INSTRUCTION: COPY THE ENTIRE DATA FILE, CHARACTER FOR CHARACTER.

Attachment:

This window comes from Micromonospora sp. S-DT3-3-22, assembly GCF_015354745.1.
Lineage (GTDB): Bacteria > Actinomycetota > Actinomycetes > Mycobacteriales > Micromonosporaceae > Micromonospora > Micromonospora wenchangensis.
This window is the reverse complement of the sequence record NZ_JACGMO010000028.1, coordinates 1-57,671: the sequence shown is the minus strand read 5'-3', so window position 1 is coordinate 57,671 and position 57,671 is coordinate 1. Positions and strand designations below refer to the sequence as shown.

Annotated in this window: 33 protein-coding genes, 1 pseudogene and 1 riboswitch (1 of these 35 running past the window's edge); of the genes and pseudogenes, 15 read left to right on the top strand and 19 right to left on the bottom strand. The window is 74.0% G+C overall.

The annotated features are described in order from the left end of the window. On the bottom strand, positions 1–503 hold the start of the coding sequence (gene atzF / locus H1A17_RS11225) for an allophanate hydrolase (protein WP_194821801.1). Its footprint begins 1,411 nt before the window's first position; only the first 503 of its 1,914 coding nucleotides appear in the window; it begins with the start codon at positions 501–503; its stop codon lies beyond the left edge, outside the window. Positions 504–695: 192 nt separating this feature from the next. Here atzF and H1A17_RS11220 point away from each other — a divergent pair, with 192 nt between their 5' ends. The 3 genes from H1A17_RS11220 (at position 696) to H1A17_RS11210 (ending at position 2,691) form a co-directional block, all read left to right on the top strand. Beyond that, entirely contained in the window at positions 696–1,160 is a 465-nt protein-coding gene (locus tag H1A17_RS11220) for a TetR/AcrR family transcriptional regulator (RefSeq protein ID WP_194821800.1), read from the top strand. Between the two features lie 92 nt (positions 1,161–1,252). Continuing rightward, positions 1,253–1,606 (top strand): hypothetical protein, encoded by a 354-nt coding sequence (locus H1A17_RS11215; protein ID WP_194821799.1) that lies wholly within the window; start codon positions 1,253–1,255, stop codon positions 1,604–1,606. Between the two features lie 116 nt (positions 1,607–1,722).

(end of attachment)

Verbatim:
This window comes from Micromonospora sp. S-DT3-3-22, assembly GCF_015354745.1.
Lineage (GTDB): Bacteria > Actinomycetota > Actinomycetes > Mycobacteriales > Micromonosporaceae > Micromonospora > Micromonospora wenchangensis.
This window is the reverse complement of the sequence record NZ_JACGMO010000028.1, coordinates 1-57,671: the sequence shown is the minus strand read 5'-3', so window position 1 is coordinate 57,671 and position 57,671 is coordinate 1. Positions and strand designations below refer to the sequence as shown.

Annotated in this window: 33 protein-coding genes, 1 pseudogene and 1 riboswitch (1 of these 35 running past the window's edge); of the genes and pseudogenes, 15 read left to right on the top strand and 19 right to left on the bottom strand. The window is 74.0% G+C overall.

The annotated features are described in order from the left end of the window. On the bottom strand, positions 1–503 hold the start of the coding sequence (gene atzF / locus H1A17_RS11225) for an allophanate hydrolase (protein WP_194821801.1). Its footprint begins 1,411 nt before the window's first position; only the first 503 of its 1,914 coding nucleotides appear in the window; it begins with the start codon at positions 501–503; its stop codon lies beyond the left edge, outside the window. Positions 504–695: 192 nt separating this feature from the next. Here atzF and H1A17_RS11220 point away from each other — a divergent pair, with 192 nt between their 5' ends. The 3 genes from H1A17_RS11220 (at position 696) to H1A17_RS11210 (ending at position 2,691) form a co-directional block, all read left to right on the top strand. Beyond that, entirely contained in the window at positions 696–1,160 is a 465-nt protein-coding gene (locus tag H1A17_RS11220) for a TetR/AcrR family transcriptional regulator (RefSeq protein ID WP_194821800.1), read from the top strand. Between the two features lie 92 nt (positions 1,161–1,252). Continuing rightward, positions 1,253–1,606 (top strand): hypothetical protein, encoded by a 354-nt coding sequence (locus H1A17_RS11215; protein ID WP_194821799.1) that lies wholly within the window; start codon positions 1,253–1,255, stop codon positions 1,604–1,606. Between the two features lie 116 nt (positions 1,607–1,722).